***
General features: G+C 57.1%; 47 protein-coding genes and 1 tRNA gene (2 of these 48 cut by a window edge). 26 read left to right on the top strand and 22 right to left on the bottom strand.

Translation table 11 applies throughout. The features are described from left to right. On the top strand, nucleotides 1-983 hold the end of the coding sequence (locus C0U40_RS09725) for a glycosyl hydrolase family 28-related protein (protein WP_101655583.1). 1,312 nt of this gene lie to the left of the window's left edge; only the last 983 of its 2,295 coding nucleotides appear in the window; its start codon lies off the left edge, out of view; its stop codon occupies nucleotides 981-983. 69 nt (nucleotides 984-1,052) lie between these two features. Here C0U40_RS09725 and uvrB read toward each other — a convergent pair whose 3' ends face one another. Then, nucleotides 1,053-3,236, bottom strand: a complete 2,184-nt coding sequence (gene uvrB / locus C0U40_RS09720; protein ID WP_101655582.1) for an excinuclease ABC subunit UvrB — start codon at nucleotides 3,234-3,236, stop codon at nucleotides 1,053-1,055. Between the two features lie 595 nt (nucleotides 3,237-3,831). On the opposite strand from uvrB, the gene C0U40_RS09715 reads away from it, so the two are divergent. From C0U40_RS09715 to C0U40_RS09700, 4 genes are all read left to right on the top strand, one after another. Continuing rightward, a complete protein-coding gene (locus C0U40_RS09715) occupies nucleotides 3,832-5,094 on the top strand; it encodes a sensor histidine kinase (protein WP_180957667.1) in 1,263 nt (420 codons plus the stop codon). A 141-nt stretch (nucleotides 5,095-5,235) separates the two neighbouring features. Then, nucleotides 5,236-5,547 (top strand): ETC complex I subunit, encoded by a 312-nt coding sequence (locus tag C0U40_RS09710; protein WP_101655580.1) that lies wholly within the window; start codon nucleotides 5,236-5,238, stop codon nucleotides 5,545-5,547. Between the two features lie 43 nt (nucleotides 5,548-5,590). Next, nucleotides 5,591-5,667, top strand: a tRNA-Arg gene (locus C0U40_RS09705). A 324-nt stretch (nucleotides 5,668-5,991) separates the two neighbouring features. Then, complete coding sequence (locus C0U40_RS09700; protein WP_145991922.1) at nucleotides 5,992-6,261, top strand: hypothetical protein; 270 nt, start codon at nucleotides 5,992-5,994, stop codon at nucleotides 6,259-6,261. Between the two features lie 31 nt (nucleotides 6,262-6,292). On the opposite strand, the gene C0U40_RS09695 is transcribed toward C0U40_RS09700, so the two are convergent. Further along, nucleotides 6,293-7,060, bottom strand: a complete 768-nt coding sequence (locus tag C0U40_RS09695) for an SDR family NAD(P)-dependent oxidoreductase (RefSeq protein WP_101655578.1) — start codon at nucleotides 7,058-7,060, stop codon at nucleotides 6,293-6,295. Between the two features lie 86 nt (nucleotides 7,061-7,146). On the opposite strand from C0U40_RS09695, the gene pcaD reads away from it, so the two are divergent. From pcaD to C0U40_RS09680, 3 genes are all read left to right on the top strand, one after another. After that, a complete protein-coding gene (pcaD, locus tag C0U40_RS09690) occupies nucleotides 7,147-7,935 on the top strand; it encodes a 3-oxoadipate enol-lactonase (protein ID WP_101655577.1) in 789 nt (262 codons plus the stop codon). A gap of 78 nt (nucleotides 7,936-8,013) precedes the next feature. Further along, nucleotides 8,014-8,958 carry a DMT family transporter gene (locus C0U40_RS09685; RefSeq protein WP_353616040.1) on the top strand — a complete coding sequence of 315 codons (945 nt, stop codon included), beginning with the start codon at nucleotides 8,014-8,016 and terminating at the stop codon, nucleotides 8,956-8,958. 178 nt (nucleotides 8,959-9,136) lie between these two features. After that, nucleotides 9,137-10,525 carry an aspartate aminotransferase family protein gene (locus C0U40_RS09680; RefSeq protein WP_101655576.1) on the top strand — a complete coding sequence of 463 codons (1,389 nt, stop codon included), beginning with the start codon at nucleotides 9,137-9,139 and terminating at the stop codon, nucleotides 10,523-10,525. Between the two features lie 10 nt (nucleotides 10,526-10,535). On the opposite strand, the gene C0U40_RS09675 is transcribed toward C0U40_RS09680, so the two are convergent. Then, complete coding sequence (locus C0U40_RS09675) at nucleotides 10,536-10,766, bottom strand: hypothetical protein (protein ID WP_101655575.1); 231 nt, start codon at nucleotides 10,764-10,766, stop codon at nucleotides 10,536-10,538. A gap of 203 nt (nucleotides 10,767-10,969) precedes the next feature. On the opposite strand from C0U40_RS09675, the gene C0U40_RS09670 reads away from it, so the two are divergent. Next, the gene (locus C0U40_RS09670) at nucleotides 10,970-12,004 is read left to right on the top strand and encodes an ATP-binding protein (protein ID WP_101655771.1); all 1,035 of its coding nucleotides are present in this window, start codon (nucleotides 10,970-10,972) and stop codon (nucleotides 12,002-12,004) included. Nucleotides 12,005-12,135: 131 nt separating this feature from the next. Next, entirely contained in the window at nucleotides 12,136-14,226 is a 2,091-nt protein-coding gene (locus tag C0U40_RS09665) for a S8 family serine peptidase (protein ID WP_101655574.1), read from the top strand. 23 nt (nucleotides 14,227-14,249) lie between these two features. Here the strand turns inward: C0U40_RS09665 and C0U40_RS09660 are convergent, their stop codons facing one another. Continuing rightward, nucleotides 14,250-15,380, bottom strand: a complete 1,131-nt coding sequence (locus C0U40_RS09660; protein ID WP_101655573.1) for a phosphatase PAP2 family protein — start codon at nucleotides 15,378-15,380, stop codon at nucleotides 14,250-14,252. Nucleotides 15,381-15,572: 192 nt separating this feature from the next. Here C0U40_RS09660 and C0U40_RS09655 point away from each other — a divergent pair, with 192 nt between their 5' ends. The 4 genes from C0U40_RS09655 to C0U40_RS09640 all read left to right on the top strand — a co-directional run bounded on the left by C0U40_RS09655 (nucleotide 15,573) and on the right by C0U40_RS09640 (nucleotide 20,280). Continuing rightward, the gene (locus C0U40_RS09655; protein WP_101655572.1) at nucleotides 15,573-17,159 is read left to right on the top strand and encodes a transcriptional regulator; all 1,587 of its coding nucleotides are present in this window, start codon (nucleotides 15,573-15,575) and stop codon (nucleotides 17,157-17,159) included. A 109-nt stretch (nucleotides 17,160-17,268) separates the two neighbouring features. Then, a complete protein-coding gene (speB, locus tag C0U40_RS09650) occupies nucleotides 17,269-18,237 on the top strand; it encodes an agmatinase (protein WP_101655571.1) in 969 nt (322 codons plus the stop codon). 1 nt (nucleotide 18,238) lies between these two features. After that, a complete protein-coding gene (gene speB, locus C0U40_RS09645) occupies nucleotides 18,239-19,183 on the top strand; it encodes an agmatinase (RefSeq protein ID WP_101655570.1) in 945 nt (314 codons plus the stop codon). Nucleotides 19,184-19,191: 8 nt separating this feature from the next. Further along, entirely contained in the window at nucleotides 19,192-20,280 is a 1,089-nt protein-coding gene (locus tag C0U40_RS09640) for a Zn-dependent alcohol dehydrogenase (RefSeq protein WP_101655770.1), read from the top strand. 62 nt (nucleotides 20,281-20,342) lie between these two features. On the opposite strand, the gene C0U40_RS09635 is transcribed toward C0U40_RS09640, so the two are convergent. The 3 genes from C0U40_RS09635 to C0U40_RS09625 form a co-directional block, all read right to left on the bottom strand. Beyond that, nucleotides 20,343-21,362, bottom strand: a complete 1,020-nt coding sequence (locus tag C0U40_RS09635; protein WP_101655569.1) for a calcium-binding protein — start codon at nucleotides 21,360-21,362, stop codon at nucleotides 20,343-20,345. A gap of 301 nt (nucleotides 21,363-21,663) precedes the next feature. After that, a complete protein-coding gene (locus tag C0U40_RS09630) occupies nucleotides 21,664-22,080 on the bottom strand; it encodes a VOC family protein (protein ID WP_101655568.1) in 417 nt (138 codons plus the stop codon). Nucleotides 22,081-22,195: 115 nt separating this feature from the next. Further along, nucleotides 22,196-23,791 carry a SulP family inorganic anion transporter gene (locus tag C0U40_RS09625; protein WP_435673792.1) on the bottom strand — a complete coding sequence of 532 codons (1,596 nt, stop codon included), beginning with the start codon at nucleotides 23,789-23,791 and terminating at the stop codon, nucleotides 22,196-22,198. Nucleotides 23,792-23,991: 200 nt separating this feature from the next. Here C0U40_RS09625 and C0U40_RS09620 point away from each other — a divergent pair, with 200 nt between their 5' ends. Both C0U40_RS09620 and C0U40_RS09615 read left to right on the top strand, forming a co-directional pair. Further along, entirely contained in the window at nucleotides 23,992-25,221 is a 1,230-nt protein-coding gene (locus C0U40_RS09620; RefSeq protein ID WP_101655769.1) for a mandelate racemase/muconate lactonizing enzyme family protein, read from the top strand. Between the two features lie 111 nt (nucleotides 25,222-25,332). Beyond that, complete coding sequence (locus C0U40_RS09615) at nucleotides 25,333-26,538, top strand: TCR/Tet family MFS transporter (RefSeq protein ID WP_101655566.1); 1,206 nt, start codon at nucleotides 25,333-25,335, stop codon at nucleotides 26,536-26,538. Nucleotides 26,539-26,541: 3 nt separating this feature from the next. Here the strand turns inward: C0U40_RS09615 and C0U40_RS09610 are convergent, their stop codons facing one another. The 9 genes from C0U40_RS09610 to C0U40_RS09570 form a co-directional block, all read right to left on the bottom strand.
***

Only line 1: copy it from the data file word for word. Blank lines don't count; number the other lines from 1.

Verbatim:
General features: G+C 57.1%; 47 protein-coding genes and 1 tRNA gene (2 of these 48 cut by a window edge). 26 read left to right on the top strand and 22 right to left on the bottom strand.